The Jet Makers

The Aerospace Industry from 1945 to 1972

Charles D. Bright

This volume presents the history of the American jet aircraft manufacturing industry from World War II to 1972, documenting the evolution of its technology and covering the intricacies of its management, economics, and relations with the government. A valuable contribution to general aviation history, it also provides a unique opportunity to study the dynamic of a major U.S. industry.

Charles D. Bright traces the momentous revolution of the aerospace era from birth to maturity, using as a base the jet aircraft industry. He investigates all significant aspects: the coming-of-age of aviation during World War II, including global transportation and aerodynamics; the development of jets and missiles from the Truman era to the Vietnam War; the controlling influence of national military strategy; the U.S. Air Force and other government markets; the mechanics of government procurement—bidding, pricing, buying; difficulties in the commercial airliner business; the ordering of technology and the prevailing “design or die” philosophy; and different systems of production through the years.

“Essential reading for the serious student of U.S. aviation development.

—Air University Review

“A provocative study.

—Journal of American History
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Special attention is given to major problems such as the industry’s need for diversification and the skyrocketing costs that threaten to make aerospace products uneconomical. The conventional economic concerns of entry into and exit from the industry are treated in depth.

Bright focuses on the overall economic pattern, from the first demand for aerospace machines for military, space, and commercial uses to the failures of recent times as the industry entered recession and peacetime equilibrium. He tells of the desperate competition among giants of the industry, those companies on the frontiers of technology that manufactured fixed-wing aircraft of their own design. This is the group that bore the brunt of adaptation to the jet age: Boeing, Curtiss-Wright, Douglas, Fairchild, General Dynamics, Grumman, Lockheed, martin, McDonnell, North American Northrop, and Republic.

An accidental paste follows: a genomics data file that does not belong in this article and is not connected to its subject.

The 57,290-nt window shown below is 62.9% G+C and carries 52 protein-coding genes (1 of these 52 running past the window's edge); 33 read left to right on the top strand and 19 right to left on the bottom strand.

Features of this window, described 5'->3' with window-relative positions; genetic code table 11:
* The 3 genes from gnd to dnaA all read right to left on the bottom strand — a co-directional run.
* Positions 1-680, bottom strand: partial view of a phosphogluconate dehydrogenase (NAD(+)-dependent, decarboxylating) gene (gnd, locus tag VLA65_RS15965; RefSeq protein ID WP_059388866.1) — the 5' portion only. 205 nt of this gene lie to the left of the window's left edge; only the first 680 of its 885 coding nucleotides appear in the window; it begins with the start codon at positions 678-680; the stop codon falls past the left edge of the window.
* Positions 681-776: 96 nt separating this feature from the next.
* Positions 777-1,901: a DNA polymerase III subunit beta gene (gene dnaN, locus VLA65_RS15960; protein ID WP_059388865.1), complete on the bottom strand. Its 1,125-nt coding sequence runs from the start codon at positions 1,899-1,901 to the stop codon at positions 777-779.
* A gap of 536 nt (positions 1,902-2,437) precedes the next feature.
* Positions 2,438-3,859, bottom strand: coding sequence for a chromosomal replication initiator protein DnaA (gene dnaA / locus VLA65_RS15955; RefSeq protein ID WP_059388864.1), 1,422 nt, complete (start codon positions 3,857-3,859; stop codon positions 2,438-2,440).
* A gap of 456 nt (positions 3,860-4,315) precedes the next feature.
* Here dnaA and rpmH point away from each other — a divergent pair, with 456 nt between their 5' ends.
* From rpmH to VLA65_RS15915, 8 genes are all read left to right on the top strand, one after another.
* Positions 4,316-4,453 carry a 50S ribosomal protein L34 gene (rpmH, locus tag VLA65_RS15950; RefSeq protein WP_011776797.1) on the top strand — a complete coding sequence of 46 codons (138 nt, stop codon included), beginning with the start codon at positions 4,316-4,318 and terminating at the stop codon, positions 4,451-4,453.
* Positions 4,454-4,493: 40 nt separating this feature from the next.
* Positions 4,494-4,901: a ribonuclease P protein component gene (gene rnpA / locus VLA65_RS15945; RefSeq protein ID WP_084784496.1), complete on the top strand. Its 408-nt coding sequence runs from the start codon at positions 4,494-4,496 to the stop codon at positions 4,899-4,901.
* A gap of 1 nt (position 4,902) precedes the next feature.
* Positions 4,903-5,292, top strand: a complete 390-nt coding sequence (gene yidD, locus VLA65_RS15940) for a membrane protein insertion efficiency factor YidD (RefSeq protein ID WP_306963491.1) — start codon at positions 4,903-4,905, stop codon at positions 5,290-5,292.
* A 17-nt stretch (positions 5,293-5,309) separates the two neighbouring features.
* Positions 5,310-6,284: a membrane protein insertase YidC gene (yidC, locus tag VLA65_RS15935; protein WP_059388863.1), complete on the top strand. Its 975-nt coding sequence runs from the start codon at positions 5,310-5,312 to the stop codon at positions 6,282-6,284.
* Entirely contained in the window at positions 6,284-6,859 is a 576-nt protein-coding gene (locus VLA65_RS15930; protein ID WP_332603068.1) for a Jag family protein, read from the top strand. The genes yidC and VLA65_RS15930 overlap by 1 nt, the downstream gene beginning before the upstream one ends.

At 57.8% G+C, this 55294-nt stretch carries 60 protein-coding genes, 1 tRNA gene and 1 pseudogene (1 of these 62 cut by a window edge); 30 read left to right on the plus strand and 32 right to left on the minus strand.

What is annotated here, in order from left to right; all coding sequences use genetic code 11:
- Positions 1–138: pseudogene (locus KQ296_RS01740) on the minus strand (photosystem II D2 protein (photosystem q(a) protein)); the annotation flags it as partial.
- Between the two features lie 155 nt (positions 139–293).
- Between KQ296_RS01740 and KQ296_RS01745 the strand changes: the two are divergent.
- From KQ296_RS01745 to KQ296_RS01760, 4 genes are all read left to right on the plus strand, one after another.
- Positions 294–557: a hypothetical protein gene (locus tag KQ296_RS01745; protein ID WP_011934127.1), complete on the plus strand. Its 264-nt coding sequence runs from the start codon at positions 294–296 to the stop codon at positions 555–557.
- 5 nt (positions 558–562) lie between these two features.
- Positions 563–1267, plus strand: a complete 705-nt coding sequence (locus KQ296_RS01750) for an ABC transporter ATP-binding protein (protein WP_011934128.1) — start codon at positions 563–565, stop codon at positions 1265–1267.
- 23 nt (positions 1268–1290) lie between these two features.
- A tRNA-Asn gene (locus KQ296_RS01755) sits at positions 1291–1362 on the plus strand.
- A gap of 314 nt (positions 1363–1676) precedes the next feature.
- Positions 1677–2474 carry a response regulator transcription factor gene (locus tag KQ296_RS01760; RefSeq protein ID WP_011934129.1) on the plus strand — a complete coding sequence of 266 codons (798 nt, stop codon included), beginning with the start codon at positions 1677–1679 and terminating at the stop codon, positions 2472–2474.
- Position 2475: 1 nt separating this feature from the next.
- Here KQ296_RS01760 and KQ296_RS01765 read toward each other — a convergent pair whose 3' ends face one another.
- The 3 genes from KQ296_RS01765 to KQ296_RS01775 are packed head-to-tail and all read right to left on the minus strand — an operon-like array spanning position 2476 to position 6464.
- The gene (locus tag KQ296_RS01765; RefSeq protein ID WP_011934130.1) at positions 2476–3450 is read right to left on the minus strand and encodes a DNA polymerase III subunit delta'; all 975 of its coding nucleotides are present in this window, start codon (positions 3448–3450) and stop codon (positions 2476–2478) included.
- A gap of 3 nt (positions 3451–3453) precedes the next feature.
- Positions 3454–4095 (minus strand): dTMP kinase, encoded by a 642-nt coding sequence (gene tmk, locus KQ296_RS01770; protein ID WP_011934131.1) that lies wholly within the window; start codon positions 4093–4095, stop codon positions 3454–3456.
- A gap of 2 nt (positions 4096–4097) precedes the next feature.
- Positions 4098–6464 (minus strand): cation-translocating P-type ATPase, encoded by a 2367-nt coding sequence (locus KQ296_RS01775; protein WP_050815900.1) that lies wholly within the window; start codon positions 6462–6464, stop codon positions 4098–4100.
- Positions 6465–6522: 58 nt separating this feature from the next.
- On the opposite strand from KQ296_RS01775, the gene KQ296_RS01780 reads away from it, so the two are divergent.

Central to the story are the reasons for Americas leadership in the jet age: enterprising business managers, scientists, and engineers; the pressure of economics; and manifold competition brought on by economics; and manifold competition brought on by the cold war. Bright points to an industry that has responded to incredible demands and that has shown the strength to weather storms.

This volume is illustrated with fifty-five photographs depicting the growth in aircraft technology from 1945 to 1972. As a unique blend of aeronautic, economic, business, and military history, it will fascinate not only those connected with aviation and the aerospace industry, but also those interested in the history of technology, business management, and government-military-business relations.

The Jet Makers received Honorable Mention in the 1977 History Manuscript award competition of the American Institute of Aeronautics and Astronautics.

About the Author

Lt. Col Charles D. Bright (1921–2014) was World War II Eighth Army Air Force lead B-17 navigator and flew fighter jets during the Korean War. After receiving his Ph.D. in history from Kansas State University he became professor of business administration at Southwestern College, and later went on to found and chair the business and economics department at Mt. St. Clare College.

Roger D. Launius retired in 2016 as Associate Director for Collections and Curatorial Affairs, National Air and Space Museum, Smithsonian. From 1990 to 2002 he served as chief historian for the National Aeronautics and Space Administration (NASA). His numerous publications include Exploring the Solar System: The History and Science of Planetary Probes and Spaceflight and the Myth of Presidential Leadership, coauthored with Howard E. McCurdy.